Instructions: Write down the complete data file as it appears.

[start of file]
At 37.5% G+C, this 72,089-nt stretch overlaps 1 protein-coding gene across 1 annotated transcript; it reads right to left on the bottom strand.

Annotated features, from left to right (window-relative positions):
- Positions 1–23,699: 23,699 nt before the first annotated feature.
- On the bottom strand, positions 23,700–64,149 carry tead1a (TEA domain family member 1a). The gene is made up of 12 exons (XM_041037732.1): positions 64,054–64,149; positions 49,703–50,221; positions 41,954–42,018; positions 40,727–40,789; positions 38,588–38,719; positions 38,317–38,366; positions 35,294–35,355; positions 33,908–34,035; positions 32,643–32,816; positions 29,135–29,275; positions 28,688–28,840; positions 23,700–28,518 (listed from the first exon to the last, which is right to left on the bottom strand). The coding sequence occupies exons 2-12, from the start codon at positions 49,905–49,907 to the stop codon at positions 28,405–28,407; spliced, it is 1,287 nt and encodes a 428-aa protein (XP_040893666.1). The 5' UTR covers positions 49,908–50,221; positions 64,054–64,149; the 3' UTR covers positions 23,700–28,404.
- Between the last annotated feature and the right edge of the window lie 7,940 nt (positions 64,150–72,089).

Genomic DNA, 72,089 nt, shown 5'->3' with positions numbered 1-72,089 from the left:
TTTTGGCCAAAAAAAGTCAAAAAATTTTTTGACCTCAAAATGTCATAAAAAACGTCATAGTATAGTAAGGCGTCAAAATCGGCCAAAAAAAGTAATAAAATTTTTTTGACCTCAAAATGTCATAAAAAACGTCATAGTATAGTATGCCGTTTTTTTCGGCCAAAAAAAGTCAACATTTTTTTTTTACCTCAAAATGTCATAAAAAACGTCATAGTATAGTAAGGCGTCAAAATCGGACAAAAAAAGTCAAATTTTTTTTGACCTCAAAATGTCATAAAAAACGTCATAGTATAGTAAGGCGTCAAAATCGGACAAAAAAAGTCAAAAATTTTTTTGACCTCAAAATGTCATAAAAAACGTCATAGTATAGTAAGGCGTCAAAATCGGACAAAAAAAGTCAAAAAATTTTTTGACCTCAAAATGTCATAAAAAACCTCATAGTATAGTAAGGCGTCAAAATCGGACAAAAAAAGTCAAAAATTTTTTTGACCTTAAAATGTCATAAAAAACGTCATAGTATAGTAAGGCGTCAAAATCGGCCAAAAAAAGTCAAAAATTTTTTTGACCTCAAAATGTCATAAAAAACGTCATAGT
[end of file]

At 37.5% G+C, this 72,089-nt stretch overlaps 1 protein-coding gene across 1 annotated transcript; it reads right to left on the bottom strand.

Annotated features, from left to right (window-relative positions):
- Positions 1–23,699: 23,699 nt before the first annotated feature.
- On the bottom strand, positions 23,700–64,149 carry tead1a (TEA domain family member 1a). The gene is made up of 12 exons (XM_041037732.1): positions 64,054–64,149; positions 49,703–50,221; positions 41,954–42,018; positions 40,727–40,789; positions 38,588–38,719; positions 38,317–38,366; positions 35,294–35,355; positions 33,908–34,035; positions 32,643–32,816; positions 29,135–29,275; positions 28,688–28,840; positions 23,700–28,518 (listed from the first exon to the last, which is right to left on the bottom strand). The coding sequence occupies exons 2-12, from the start codon at positions 49,905–49,907 to the stop codon at positions 28,405–28,407; spliced, it is 1,287 nt and encodes a 428-aa protein (XP_040893666.1). The 5' UTR covers positions 49,908–50,221; positions 64,054–64,149; the 3' UTR covers positions 23,700–28,404.
- Between the last annotated feature and the right edge of the window lie 7,940 nt (positions 64,150–72,089).

Genomic DNA, 72,089 nt, shown 5'->3' with positions numbered 1-72,089 from the left:
TTTTGGCCAAAAAAAGTCAAAAAATTTTTTGACCTCAAAATGTCATAAAAAACGTCATAGTATAGTAAGGCGTCAAAATCGGCCAAAAAAAGTAATAAAATTTTTTTGACCTCAAAATGTCATAAAAAACGTCATAGTATAGTATGCCGTTTTTTTCGGCCAAAAAAAGTCAACATTTTTTTTTTACCTCAAAATGTCATAAAAAACGTCATAGTATAGTAAGGCGTCAAAATCGGACAAAAAAAGTCAAATTTTTTTTGACCTCAAAATGTCATAAAAAACGTCATAGTATAGTAAGGCGTCAAAATCGGACAAAAAAAGTCAAAAATTTTTTTGACCTCAAAATGTCATAAAAAACGTCATAGTATAGTAAGGCGTCAAAATCGGACAAAAAAAGTCAAAAAATTTTTTGACCTCAAAATGTCATAAAAAACCTCATAGTATAGTAAGGCGTCAAAATCGGACAAAAAAAGTCAAAAATTTTTTTGACCTTAAAATGTCATAAAAAACGTCATAGTATAGTAAGGCGTCAAAATCGGCCAAAAAAAGTCAAAAATTTTTTTGACCTCAAAATGTCATAAAAAACGTCATAGT